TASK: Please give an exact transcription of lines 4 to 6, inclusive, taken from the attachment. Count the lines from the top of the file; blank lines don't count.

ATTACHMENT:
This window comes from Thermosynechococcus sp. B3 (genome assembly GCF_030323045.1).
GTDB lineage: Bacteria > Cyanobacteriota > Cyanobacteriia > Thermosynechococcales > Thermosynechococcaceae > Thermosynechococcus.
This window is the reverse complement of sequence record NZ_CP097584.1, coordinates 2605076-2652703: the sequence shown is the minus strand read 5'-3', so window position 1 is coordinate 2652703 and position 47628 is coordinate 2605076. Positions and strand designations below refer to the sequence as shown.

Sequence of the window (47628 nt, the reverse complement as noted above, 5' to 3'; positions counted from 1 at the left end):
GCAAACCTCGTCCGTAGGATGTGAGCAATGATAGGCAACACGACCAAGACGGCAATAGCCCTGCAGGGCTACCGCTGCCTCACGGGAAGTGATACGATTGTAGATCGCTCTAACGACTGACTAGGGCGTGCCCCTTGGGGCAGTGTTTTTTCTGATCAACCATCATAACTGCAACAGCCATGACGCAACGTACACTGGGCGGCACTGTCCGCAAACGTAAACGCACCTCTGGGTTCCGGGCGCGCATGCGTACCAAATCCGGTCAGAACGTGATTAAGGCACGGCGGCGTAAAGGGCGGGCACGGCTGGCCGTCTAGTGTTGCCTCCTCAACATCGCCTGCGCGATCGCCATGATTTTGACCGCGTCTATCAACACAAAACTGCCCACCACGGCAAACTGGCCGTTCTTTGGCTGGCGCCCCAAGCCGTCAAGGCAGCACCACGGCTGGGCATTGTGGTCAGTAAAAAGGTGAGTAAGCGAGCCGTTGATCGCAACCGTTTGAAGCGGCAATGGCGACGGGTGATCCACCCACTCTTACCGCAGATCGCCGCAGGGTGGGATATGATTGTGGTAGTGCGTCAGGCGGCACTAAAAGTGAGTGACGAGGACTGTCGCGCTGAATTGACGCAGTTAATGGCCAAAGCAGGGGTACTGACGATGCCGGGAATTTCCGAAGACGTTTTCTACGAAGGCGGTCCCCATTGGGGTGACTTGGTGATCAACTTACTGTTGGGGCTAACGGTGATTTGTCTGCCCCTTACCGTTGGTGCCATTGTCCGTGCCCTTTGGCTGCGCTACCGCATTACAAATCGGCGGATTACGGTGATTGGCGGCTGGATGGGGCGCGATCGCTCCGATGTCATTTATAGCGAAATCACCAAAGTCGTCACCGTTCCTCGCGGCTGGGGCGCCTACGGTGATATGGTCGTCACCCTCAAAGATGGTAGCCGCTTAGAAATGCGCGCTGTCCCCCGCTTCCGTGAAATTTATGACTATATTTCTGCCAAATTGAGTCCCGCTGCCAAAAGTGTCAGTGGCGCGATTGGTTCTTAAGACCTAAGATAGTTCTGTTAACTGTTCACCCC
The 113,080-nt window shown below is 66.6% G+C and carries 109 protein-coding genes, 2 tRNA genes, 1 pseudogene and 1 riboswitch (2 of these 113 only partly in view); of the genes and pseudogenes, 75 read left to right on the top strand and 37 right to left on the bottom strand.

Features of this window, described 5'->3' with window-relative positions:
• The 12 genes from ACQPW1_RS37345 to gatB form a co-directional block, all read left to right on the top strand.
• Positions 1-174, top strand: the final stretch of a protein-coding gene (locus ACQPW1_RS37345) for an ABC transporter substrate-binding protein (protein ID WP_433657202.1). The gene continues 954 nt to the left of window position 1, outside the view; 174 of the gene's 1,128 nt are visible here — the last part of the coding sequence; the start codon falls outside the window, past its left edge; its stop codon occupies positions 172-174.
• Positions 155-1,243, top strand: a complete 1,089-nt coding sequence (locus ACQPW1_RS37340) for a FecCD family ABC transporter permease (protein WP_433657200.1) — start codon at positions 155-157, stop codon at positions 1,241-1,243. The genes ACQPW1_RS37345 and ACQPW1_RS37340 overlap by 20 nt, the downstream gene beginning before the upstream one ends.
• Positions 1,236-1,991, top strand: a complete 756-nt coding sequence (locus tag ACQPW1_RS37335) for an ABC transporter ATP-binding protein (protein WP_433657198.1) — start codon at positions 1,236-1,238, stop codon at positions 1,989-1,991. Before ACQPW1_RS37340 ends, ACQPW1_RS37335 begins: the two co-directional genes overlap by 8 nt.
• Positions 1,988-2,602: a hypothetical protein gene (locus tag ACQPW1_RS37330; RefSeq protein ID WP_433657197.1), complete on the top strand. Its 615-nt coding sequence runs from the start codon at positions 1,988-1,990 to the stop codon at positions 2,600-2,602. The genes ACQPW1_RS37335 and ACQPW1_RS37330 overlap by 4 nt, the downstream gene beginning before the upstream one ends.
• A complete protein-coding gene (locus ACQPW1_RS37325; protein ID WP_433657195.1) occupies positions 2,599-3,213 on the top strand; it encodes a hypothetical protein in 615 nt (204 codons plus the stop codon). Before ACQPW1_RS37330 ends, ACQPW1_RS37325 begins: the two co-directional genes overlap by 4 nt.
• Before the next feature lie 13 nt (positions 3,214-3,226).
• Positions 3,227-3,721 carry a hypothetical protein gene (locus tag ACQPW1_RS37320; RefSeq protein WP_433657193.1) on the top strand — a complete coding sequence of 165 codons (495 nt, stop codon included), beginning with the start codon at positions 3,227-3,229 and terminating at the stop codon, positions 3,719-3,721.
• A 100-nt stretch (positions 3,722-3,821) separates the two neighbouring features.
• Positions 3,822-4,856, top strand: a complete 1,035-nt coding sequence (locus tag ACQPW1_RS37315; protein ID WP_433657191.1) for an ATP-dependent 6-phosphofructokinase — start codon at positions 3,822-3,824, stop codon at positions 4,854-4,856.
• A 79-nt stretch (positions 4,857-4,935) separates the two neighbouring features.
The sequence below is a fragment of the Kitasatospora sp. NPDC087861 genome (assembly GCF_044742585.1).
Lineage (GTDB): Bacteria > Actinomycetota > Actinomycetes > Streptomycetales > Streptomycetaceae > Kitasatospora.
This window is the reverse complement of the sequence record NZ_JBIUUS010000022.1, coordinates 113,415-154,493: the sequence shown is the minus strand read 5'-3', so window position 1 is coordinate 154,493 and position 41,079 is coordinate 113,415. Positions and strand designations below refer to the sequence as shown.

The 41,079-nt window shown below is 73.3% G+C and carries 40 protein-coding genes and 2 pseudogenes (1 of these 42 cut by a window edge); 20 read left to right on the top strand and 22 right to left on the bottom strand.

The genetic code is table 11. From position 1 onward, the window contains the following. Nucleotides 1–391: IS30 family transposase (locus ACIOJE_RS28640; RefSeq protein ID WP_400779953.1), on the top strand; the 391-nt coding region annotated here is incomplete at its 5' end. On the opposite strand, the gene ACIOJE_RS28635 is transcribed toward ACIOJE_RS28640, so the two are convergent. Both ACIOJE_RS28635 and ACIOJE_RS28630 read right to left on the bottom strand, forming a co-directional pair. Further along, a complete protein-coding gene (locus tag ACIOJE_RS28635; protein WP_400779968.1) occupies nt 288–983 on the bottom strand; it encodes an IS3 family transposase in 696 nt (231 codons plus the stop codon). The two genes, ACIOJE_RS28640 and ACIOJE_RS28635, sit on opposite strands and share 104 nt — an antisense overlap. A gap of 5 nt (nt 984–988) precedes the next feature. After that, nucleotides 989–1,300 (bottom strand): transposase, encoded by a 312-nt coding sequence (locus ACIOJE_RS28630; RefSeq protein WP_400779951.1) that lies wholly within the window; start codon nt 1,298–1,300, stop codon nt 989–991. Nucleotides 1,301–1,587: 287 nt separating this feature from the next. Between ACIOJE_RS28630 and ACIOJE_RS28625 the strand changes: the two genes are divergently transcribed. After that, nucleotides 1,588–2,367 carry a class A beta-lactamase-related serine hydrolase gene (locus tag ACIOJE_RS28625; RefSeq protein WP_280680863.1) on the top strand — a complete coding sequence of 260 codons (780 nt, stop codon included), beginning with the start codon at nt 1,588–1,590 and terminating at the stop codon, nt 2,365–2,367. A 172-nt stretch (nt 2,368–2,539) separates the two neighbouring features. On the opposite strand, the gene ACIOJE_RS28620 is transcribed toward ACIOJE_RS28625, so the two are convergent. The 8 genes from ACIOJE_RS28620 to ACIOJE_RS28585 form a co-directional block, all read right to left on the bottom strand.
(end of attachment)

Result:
Sequence of the window (47628 nt, the reverse complement as noted above, 5' to 3'; positions counted from 1 at the left end):
GCAAACCTCGTCCGTAGGATGTGAGCAATGATAGGCAACACGACCAAGACGGCAATAGCCCTGCAGGGCTACCGCTGCCTCACGGGAAGTGATACGATTGTAGATCGCTCTAACGACTGACTAGGGCGTGCCCCTTGGGGCAGTGTTTTTTCTGATCAACCATCATAACTGCAACAGCCATGACGCAACGTACACTGGGCGGCACTGTCCGCAAACGTAAACGCACCTCTGGGTTCCGGGCGCGCATGCGTACCAAATCCGGTCAGAACGTGATTAAGGCACGGCGGCGTAAAGGGCGGGCACGGCTGGCCGTCTAGTGTTGCCTCCTCAACATCGCCTGCGCGATCGCCATGATTTTGACCGCGTCTATCAACACAAAACTGCCCACCACGGCAAACTGGCCGTTCTTTGGCTGGCGCCCCAAGCCGTCAAGGCAGCACCACGGCTGGGCATTGTGGTCAGTAAAAAGGTGAGTAAGCGAGCCGTTGATCGCAACCGTTTGAAGCGGCAATGGCGACGGGTGATCCACCCACTCTTACCGCAGATCGCCGCAGGGTGGGATATGATTGTGGTAGTGCGTCAGGCGGCACTAAAAGTGAGTGACGAGGACTGTCGCGCTGAATTGACGCAGTTAATGGCCAAAGCAGGGGTACTGACGATGCCGGGAATTTCCGAAGACGTTTTCTACGAAGGCGGTCCCCATTGGGGTGACTTGGTGATCAACTTACTGTTGGGGCTAACGGTGATTTGTCTGCCCCTTACCGTTGGTGCCATTGTCCGTGCCCTTTGGCTGCGCTACCGCATTACAAATCGGCGGATTACGGTGATTGGCGGCTGGATGGGGCGCGATCGCTCCGATGTCATTTATAGCGAAATCACCAAAGTCGTCACCGTTCCTCGCGGCTGGGGCGCCTACGGTGATATGGTCGTCACCCTCAAAGATGGTAGCCGCTTAGAAATGCGCGCTGTCCCCCGCTTCCGTGAAATTTATGACTATATTTCTGCCAAATTGAGTCCCGCTGCCAAAAGTGTCAGTGGCGCGATTGGTTCTTAAGACCTAAGATAGTTCTGTTAACTGTTCACCCC
The 113,080-nt window shown below is 66.6% G+C and carries 109 protein-coding genes, 2 tRNA genes, 1 pseudogene and 1 riboswitch (2 of these 113 only partly in view); of the genes and pseudogenes, 75 read left to right on the top strand and 37 right to left on the bottom strand.